The Intractability of Thailand’s ‘Southern Fire’
The South Thailand insurgency can only be resolved if the ethnic Thai and Malay Muslims let go of their zero-sum understanding of identity.
Rebellion and violent conflict have intermittently characterised the deep south of Thailand for much of the 20th century. In 2004 the conflict escalated into one of Asia’s most serious insurgencies. According to Deep South Watch, in the last 15 years of conflict about 7,000 people have been killed and several thousand more injured. During the holy month of Ramadan, violence tends to increase in Thailand’s southern provinces of Songkhla, Narathiwat, Pattani, and Yala. On May 27, the Barisan Revolusi Nasional (BRN) insurgents detonated a motorcycle bomb at a flea market, killing a woman and a 14-year-old boy, and injuring 24 others. Most of the victims were ethnic Malay Muslims shopping for Ramadan. The attack was only 1 of 21 bombings and targeted killings between May 6 and June 5, costing the lives of both ethnic Thai and Malay Muslims. The ongoing violence begs the question whether the Southern Fire can be put out.
What fans the flames?
The ethno-nationalist insurgency stems from Thailand’s annexation of the Malay Muslim provinces more than a century ago. Since then, an alphabet soup of different militant ethnic Malay Muslim groups have battled the Thai state. This has resulted in cycles of violence, and attempts by successive Thai governments to resolve the conflict have yielded little result, primarily because they have failed to address the conflict’s root causes.
The southern provinces of Thailand contain a Malay Muslim population of around 1.8 million which equals roughly 80 per cent of the region’s population. Despite their numerical dominance, the Malay Muslims constitute a marginal group within Thailand, comprising less than 3 per cent of Thailand’s population. Accordingly, disagreement reigns among analysts and policymakers as to what explains the Malay Muslim insurgency. Explanations range from socio-economic grievances, criminal activities orchestrated by local warlords, injustices faced by minority groups, to growing Islamic militancy. Admittedly, socio-economic grievances and religion are important, but they are not the main causes of the conflict. In fact, religion only serves to legitimise their insurgency and mobilise mass followings, as Malay Muslims have repeatedly framed their cause as a jihad. Yet, reducing the insurgency to mere issues of justice and criminality denies the political issues at the core of the conflict.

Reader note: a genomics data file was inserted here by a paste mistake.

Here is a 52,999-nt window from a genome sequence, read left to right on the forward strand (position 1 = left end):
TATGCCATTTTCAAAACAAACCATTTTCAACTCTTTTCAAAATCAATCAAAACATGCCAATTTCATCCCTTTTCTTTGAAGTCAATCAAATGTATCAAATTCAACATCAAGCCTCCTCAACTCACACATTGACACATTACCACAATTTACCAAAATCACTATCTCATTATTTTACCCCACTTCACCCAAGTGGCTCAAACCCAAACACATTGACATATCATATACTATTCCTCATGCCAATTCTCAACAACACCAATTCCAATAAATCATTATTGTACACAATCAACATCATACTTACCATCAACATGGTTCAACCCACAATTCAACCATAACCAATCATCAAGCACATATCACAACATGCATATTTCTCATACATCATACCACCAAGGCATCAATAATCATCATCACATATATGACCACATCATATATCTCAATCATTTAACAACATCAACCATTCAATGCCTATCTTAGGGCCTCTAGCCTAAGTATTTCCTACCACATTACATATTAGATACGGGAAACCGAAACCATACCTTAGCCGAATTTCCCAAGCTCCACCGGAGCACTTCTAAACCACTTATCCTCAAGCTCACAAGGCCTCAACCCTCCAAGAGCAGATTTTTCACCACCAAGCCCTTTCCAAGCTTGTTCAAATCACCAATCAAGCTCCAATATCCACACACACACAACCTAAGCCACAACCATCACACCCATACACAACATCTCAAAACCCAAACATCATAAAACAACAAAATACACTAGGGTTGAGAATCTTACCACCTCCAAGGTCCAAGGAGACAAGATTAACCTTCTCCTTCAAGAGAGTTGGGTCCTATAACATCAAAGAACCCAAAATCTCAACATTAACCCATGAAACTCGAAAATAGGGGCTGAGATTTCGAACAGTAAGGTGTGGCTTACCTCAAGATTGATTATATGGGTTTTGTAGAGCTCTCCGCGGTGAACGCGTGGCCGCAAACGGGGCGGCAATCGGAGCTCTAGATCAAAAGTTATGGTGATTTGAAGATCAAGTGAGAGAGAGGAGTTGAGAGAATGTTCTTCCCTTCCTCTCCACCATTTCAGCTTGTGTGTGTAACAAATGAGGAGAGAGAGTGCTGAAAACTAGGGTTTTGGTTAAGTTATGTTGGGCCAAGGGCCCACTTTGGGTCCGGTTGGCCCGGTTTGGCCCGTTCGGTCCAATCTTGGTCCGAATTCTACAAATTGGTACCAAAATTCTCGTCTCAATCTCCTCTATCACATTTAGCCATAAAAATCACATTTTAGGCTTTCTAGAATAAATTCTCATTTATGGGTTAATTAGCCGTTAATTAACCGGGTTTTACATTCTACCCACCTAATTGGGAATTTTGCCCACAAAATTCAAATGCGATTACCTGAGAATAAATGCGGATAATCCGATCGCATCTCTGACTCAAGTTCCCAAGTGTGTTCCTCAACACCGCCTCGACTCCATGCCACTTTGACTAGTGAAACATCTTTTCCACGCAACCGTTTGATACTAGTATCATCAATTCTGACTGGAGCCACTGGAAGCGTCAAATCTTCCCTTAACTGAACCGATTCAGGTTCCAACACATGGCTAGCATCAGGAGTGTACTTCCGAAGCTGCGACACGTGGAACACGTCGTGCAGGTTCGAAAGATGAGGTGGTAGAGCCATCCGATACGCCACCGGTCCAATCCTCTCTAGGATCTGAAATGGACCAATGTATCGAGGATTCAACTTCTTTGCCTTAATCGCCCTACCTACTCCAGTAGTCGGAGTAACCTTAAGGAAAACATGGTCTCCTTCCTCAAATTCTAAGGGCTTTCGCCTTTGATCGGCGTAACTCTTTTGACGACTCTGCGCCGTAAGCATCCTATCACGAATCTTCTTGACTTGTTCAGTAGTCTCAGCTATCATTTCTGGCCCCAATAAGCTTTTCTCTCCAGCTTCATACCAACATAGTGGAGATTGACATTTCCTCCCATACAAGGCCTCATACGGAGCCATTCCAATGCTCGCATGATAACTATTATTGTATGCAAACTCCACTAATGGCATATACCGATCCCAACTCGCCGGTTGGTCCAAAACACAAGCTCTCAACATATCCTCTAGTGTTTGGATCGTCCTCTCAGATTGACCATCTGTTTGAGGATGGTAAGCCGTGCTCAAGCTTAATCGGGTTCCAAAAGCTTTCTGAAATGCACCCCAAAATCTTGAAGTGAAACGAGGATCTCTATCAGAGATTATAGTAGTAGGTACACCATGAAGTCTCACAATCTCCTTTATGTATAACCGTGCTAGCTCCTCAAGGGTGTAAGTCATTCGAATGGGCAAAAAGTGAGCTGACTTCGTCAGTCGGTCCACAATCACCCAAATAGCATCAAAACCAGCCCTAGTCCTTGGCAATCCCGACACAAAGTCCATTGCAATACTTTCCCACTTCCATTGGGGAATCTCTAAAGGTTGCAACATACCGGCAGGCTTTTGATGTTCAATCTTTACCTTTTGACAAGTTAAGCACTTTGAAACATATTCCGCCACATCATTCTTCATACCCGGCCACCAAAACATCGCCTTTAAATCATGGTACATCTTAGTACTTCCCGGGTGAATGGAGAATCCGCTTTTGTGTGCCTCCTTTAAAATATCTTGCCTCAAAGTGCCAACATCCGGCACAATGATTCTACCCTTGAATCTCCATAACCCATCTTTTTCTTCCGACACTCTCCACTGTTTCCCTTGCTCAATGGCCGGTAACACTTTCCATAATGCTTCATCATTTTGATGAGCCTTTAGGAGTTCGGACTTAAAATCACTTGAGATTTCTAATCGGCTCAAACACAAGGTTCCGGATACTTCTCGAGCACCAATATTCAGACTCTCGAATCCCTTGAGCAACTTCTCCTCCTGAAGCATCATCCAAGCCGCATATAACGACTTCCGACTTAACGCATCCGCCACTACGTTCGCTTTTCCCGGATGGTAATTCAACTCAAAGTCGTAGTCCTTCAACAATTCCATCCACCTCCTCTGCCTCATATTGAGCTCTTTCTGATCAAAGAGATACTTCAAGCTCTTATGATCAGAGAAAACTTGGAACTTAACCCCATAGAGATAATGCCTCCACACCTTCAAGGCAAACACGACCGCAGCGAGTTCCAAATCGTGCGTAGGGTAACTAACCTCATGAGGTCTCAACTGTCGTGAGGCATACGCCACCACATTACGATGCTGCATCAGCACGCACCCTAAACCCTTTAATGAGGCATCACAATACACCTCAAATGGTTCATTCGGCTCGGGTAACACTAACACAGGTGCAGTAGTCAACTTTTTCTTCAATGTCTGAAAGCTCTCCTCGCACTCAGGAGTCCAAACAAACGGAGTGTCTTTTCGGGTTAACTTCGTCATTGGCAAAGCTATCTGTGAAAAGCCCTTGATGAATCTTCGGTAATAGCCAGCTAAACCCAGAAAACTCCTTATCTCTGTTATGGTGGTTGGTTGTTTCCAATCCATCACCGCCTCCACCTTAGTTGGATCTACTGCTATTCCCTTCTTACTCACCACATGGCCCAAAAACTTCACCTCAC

Quenching the 'Southern Fire'
In essence, the Southern Thailand insurgency is an ethno-nationalist conflict driven by two mutually reinforcing trends. The first one is a belief among Malay Muslims that their distinct Patani identity is threatened by the Thai government that unilaterally interferes in their affairs, endangers their traditional way of living and is deemed illegitimate in their eyes. The second revolves around the “internal colonial policies” initiated by different Thai governments, which, as argued by Kilcullen, “have been at best paternalistic (treating the south as a pseudo colony with special needs) and at worst assimilationist, authoritarian and brutal”. Any meaningful attempt to resolve the conflict in Southern Thailand thus has to address these separate challenges.
However, as indicated by previous failed negotiations, it is difficult if not impossible to overcome these barriers to conflict resolution, which are first and foremost entrenched in identity denigration. In that regard, the identities of the Malay Muslims and general Thai population seem to be incompatible. The Patani identity with which many Malay Muslims associate themselves, clashes with Thailand’s national identity that is predicated on the pillars of religion and king. For the Malay Muslim population, negotiation itself can threaten their survival, or, more explicitly, their Patani identity. It is thus unlikely that Malay Muslims agree to negotiations if the negotiations revolve around defining a state based on criteria that do not include them or force the Malay Muslims to assimilate to the pre-established state culture.
This is exactly where the crux of the issue lies. Thailand is an extremely centralised state defined by its “mono-ethnic character” that has been pursued through means of internal colonialism, assimilation, and suppression of local identities. Thailand’s constitution does not explicitly recognise the existence of ethnic minorities because all citizens are considered to be Thai. In consequence, for the Thai government to engage in formal talks with a geographically concentrated ethnic and/or religious minority would mean the recognition of another (sub-)identity. Thus, discussing political solutions along the line of granting Malay Muslims some form of autonomy would imply ceding Thai territory to the ‘enemy’.
As long as the parties’ perception of their zero-sum identities remains unchanged, solutions to the conflict in the deep south of Thailand will be offered in a fragmented and competing way. Any serious attempts to quench the Southern Fire will thus fail to materialize.